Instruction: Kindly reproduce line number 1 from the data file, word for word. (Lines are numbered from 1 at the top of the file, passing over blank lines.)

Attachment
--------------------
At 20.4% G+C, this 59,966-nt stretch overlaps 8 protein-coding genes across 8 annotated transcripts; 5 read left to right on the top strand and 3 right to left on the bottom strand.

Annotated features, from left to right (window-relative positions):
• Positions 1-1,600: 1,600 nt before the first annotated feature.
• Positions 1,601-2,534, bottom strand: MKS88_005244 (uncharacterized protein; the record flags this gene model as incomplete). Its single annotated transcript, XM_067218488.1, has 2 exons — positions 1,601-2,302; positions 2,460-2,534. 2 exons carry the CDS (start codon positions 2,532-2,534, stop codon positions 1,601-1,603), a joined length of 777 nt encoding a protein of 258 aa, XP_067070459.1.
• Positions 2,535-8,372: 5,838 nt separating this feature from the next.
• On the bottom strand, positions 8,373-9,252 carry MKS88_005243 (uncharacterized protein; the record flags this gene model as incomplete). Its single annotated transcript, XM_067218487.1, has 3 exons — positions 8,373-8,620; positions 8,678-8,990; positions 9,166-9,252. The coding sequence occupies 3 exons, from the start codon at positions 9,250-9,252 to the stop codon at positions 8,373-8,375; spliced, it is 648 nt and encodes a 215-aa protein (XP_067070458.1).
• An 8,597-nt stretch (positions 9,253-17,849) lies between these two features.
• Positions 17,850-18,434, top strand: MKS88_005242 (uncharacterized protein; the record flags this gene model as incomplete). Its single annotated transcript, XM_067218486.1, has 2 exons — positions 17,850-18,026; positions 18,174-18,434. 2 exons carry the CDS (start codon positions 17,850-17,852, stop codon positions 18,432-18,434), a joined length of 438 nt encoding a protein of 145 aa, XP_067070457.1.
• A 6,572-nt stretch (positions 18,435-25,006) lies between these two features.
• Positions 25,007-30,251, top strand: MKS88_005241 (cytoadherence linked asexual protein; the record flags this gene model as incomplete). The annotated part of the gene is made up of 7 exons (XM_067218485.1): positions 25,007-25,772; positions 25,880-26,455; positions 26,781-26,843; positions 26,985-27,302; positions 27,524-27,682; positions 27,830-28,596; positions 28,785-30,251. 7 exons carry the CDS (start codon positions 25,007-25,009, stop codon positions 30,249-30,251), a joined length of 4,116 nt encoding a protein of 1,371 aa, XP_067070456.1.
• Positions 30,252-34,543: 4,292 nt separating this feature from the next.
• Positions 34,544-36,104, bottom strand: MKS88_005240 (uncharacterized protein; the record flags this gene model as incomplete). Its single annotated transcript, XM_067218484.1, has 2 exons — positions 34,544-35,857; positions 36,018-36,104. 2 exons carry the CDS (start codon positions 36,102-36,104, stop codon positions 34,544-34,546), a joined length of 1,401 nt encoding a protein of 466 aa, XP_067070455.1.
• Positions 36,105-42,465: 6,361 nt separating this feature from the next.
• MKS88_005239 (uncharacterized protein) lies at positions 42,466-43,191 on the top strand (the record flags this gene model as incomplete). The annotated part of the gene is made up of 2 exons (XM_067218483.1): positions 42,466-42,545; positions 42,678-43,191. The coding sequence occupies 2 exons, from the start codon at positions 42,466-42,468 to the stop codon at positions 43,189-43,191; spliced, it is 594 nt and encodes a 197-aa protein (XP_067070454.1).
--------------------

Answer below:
At 20.4% G+C, this 59,966-nt stretch overlaps 8 protein-coding genes across 8 annotated transcripts; 5 read left to right on the top strand and 3 right to left on the bottom strand.